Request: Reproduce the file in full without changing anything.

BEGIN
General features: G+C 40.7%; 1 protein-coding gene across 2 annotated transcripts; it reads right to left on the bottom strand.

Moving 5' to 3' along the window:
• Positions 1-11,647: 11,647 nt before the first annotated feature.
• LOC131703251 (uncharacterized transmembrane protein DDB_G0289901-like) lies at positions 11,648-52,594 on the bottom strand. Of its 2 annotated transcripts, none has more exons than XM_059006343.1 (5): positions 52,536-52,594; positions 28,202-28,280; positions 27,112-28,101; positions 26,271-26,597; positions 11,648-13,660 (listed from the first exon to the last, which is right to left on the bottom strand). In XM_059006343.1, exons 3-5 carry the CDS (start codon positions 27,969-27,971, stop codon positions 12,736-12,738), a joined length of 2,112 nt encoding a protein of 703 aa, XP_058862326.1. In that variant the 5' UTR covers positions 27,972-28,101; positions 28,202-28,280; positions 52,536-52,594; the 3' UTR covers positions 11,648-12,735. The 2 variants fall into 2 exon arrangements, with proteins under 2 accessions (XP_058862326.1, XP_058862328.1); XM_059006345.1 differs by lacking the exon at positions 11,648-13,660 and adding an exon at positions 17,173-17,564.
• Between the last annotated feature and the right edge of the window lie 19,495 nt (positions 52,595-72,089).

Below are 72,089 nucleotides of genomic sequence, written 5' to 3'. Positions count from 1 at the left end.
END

General features: G+C 40.7%; 1 protein-coding gene across 2 annotated transcripts; it reads right to left on the bottom strand.

Moving 5' to 3' along the window:
• Positions 1-11,647: 11,647 nt before the first annotated feature.
• LOC131703251 (uncharacterized transmembrane protein DDB_G0289901-like) lies at positions 11,648-52,594 on the bottom strand. Of its 2 annotated transcripts, none has more exons than XM_059006343.1 (5): positions 52,536-52,594; positions 28,202-28,280; positions 27,112-28,101; positions 26,271-26,597; positions 11,648-13,660 (listed from the first exon to the last, which is right to left on the bottom strand). In XM_059006343.1, exons 3-5 carry the CDS (start codon positions 27,969-27,971, stop codon positions 12,736-12,738), a joined length of 2,112 nt encoding a protein of 703 aa, XP_058862326.1. In that variant the 5' UTR covers positions 27,972-28,101; positions 28,202-28,280; positions 52,536-52,594; the 3' UTR covers positions 11,648-12,735. The 2 variants fall into 2 exon arrangements, with proteins under 2 accessions (XP_058862326.1, XP_058862328.1); XM_059006345.1 differs by lacking the exon at positions 11,648-13,660 and adding an exon at positions 17,173-17,564.
• Between the last annotated feature and the right edge of the window lie 19,495 nt (positions 52,595-72,089).

Below are 72,089 nucleotides of genomic sequence, written 5' to 3'. Positions count from 1 at the left end.